Chinese Sending Organizations—Are They Necessary?

Church-based models of mission sending are fraught with difficulty. Pastors providing oversight for missionaries in such churches often have little to no actual missionary experience. Competent, strategic, and knowledgeable oversight of missionaries is difficult under this circumstance. Furthermore, missionaries sent by a single church are subject to changes in mission emphasis occurring within that church. Engel and Dyrness summarized the difficulties with all church-based models of mission sending when they said,

Make no mistake about it, a retreat from continued agency/church partnership, no matter how well motivated, virtually guarantees that an independent initiative will face the same challenges and make the same mistakes—without the benefit of the experience missions have acquired.[1]

History “gives little warrant for optimism” that the local church alone will muster the intentionality and competency to sustain long-term missionary commitment.[2]

By contrast, mission-sending agencies have both historic precedent and pragmatic rationale in reaching unreached peoples with the gospel message. Wilbert Shenk states, “The modern missionary movement would have been inconceivable apart from the missionary society.”[3] A. F. Walls observes that one of the preconditions for sending missionaries was “a form of organization that could supply [missionaries], and forge a link between them and their work and the wider church.”[4] The authors of Encountering Theology of Mission state that,

[It] should not be considered unduly pragmatic to address this topic frankly on the basis of practicality: What is realistic? What has stood the test of time? What experience have others had? What really works? World mission is a complex undertaking and costly in both financial and human terms. Good stewardship demands that we proceed with wisdom and efficiency. God expects us not only to depend on the supernatural provision of the Holy Spirit; he has also given us the ability to discern and act wisely.[5]

Initiating and supporting missionary work requires specialized knowledge of the target country, culture, language, and politics.[6] Specialization made possible by the focused energies of a mission sending agency facilitates development of the insight required to discern real local needs.[7] For a mission-sending structure, resources are focused on successful effort in the target country, whereas mission effort from an individual sending church may face distraction because of additional demands on resources (e.g., providing positive experiences for parishioners participating on short-term mission trips). Mission-sending structures are better able to train, send, support, and supervise foreign missionaries by coordinating the limited resources of multiple congregations. These advantages of the mission-sending structure generally result in greater missionary fruitfulness.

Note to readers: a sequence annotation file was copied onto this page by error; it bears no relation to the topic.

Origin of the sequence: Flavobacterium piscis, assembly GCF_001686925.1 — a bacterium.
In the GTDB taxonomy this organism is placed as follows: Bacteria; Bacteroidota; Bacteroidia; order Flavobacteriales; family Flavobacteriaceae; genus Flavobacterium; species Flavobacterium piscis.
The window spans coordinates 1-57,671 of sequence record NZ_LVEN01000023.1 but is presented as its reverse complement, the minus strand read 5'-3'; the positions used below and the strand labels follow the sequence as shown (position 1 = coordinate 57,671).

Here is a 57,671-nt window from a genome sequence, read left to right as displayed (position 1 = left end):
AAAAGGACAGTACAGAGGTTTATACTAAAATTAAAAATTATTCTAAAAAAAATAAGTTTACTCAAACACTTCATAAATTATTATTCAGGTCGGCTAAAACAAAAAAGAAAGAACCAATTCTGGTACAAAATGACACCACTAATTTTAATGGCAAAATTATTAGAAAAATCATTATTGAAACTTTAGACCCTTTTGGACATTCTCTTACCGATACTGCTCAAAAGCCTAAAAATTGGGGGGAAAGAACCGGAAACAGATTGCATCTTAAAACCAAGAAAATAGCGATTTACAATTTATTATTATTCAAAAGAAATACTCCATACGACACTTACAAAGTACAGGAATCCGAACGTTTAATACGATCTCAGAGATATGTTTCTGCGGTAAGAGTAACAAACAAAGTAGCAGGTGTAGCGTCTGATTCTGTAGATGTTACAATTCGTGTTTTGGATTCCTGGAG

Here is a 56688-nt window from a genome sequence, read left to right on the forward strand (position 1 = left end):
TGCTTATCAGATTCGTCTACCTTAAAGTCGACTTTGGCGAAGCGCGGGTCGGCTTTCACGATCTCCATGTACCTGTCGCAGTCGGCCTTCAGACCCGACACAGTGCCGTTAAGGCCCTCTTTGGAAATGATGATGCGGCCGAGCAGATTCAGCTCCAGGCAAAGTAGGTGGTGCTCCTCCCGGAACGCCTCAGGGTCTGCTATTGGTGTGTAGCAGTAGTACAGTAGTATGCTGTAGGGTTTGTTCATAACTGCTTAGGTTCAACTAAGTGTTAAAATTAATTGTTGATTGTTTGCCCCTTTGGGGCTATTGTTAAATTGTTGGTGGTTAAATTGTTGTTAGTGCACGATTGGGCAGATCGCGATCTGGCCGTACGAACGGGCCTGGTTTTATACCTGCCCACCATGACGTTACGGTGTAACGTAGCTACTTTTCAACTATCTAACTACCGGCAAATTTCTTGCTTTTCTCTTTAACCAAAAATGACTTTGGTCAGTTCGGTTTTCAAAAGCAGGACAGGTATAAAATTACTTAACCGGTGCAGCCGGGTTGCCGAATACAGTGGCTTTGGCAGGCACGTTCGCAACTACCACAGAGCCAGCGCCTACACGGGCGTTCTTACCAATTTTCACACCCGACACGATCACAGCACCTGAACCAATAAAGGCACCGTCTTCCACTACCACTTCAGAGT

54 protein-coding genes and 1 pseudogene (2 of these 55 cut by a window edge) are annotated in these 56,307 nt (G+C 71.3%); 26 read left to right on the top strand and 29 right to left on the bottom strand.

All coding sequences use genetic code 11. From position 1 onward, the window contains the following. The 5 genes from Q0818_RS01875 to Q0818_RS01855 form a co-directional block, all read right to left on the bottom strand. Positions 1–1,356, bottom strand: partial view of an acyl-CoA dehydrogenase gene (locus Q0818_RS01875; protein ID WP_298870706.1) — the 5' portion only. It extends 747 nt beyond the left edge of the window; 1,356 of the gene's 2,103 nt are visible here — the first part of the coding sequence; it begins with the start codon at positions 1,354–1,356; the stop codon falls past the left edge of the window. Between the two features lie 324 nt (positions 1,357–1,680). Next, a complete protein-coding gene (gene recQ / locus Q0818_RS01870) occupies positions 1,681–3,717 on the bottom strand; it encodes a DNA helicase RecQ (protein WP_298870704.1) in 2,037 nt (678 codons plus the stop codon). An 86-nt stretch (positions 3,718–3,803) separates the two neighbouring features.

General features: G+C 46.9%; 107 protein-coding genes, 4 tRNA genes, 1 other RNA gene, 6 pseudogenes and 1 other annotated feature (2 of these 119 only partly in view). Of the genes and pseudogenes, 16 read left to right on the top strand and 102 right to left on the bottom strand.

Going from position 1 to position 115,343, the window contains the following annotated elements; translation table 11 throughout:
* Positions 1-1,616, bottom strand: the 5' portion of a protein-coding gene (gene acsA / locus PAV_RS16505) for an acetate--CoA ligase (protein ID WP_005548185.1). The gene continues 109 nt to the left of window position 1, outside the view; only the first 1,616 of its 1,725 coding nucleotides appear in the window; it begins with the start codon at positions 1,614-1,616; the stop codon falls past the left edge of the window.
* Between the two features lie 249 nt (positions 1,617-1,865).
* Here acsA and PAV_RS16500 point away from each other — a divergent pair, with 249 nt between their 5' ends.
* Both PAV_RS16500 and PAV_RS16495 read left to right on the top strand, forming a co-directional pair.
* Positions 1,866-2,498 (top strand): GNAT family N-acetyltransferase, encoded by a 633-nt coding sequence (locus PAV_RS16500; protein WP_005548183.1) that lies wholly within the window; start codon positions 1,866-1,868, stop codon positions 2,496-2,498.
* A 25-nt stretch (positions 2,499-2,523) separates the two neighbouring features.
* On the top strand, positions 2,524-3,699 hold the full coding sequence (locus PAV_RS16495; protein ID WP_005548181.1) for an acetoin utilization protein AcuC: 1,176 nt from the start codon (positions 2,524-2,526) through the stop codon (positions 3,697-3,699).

In China, church-based mission sending models suffer many of the same difficulties herein highlighted. In my article, “Difficulties with Church-Based Models in Chinese Missionary Sending: Understanding the Need for Mission-Sending Organizational Development in China” from the perspective of Chinese missionaries interviewed in field research, I explore difficulties with the current church-based sending models in China and look at the proposed benefits of distinct mission-sending organizational structures.

Notes

  1. ^ William A Dyrness and James F. Engel, Changing the Mind of Missions: Where Have We Gone Wrong? Downers Grove, IL: InterVarsity Press, 2000, p. 128.
  2. ^ Craig Ott, Stephen J. Strauss, and Timothy C. Tennent, Encountering Theology of Mission: Biblical Foundations, Historical Developments, and Contemporary Issues, Encountering Mission. Grand Rapids, MI: Baker Academic, 2010, p. 214.
  3. ^ Wilbert Shenk, Changing Frontiers in Mission. Maryknoll, New York: Orbis. 1999, p. 178.
  4. ^ Andrew F. Walls, The Missionary Movement in Christian History: Studies in the Transmission of Faith. Maryknoll, NY: Orbis Books, 1996, p. 221.
  5. ^ Ott, et. el., p. 213.
  6. ^ Eckhard J. Schnabel, Early Christian Mission. Downers Grove, Illinois: InterVarsity Press, 2004, p. 1579.
  7. ^ Ott, et el., 215.
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